Can You Get Compensation If You’re Bullied at Work?

Tina Veivers

Tina Veivers

DIRECTOR / LAWYER QUEENSLAND LAW SOCIETY ACCREDITED SPECIALIST

Tina is the director of the firm and a lawyer who has 20 years of experience running and managing compensation claims for Plaintiffs. In contrast to the industry standard of larger compensation firms, Tina is a strong believer in ensuring that plaintiffs receive the vast majority of any settlement payout they do receive and will often reduce fees to ensure this occurs. In her spare time, Tina enjoys going to the beach and enjoying time with her family.

While many of us are able to leave the days of bullying behind us, for many others, they experience bullying behaviours in their place of work. Workplace bullying is a concerning and pervasive issue that affects employees’ well-being, productivity, and overall job satisfaction.

In recent years, there has been a growing recognition of the negative impact of workplace bullying, prompting legal and regulatory changes aimed at protecting employees’ rights and ensuring a safe and respectful work environment.

If you’re being bullied at work and it is causing you distress, you may be wondering if you can be compensated for this. In this article, we’re going to discuss workplace bullying, including what is considered to be bullying and what you can do if you’re experiencing bullying in your workplace.

What is workplace bullying?

Workplace bullying refers to behaviours that are directed towards an employee or a group of employees, and this behaviour is unreasonable, repeated and creates a risk to their health and safety.

Bullying behaviours can be performed by anyone, including employers and fellow employees. A wide range of behaviour types can be considered to be bullying, including verbal, non-verbal, and physical acts that are aimed to cause humiliation, intimidation, and exclusion.

Workplace bullying can lead to severe emotional distress, mental health issues, decreased job satisfaction, and reduced productivity.

What are the different types of bullying?

Verbal bullying

This includes offensive language, derogatory remarks, and hurtful comments meant to belittle or demean the victim.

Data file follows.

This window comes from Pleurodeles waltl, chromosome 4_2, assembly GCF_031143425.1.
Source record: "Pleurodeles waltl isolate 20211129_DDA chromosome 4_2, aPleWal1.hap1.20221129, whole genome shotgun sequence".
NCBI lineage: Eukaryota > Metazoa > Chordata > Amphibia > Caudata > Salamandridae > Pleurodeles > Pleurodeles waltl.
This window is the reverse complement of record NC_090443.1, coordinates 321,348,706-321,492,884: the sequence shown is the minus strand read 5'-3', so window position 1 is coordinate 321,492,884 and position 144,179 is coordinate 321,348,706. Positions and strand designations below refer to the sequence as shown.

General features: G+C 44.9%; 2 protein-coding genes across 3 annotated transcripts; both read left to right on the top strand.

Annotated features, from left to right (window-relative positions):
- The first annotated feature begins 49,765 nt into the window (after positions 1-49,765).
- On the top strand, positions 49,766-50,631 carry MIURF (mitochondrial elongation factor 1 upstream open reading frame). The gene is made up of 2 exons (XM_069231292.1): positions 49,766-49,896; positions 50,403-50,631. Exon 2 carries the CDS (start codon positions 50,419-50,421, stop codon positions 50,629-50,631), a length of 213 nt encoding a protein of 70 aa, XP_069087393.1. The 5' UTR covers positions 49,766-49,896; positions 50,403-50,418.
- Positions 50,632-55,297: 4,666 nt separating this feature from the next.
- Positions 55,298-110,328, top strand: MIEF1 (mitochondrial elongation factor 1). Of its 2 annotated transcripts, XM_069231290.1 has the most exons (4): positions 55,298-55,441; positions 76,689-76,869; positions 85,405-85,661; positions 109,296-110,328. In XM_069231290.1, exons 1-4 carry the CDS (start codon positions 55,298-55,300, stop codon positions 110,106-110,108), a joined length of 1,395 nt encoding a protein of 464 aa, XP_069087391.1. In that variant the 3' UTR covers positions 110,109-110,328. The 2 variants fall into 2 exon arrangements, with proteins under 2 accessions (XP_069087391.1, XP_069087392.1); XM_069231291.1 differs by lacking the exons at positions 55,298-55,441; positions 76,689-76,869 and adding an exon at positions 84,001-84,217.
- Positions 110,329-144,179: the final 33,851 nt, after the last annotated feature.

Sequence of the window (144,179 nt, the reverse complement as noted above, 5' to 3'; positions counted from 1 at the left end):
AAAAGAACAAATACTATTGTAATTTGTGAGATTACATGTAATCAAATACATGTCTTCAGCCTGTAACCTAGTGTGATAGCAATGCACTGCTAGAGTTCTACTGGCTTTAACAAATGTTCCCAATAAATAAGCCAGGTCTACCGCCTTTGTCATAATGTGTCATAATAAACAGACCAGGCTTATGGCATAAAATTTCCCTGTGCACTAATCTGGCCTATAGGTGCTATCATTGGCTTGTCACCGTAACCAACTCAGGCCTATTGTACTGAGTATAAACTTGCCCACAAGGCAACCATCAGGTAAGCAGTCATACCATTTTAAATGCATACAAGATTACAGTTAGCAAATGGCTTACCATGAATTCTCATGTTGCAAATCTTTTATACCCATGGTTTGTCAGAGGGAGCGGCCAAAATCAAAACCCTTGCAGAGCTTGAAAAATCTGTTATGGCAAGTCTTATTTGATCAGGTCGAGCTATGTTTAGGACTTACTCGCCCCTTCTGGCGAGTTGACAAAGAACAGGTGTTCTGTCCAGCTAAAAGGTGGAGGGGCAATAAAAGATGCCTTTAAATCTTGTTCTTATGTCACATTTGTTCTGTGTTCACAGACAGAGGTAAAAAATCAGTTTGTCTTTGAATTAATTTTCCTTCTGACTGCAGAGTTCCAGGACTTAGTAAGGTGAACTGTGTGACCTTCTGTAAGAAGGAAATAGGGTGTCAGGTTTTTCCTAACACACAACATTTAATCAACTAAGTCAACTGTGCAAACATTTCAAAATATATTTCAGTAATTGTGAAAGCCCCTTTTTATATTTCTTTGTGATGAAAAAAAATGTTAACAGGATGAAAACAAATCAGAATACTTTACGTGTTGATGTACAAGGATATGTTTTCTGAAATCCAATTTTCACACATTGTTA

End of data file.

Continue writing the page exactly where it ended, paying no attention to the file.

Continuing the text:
Physical bullying

Involves physical acts of aggression, such as pushing, shoving, or damaging personal property.

Psychological bullying

This form includes tactics like spreading malicious rumours, isolating the victim, and deliberately assigning excessive workloads.

Cyberbullying

With the rise of technology, bullying can extend to online platforms through offensive emails, messages, or social media posts.

When are you eligible for compensation for workplace bullying?

Compensation claims of any type can be complicated and dependent on a wide variety of unique factors. Some of the factors that could impact your eligibility for compensation for bullying include:

  • Severity and relevance – the bullying behaviour must be severe enough to cause emotional distress or psychological harm, and it should be related to the victim’s work.
  • Duration and pattern – a single isolated incident is less likely to be considered bullying. However, if the behaviour is persistent and repetitive, it may qualify.
  • Employer’s responsibility – if the employer fails to address the bullying complaint or contributes to the hostile environment, they could be held liable for compensation.
  • Health and safety risk – the bullying behaviour should pose a risk to the victim’s health and safety.
  • Documentation and reporting – victims are advised to maintain a record of incidents, including dates, times, locations, and any witnesses. Reporting the incidents to a supervisor or HR department is crucial.

What is the process for seeking workplace bullying compensation?

Getting compensation for workplace bullying in Queensland involves several steps which may differ slightly depending on your situation. Here’s a general overview of these steps: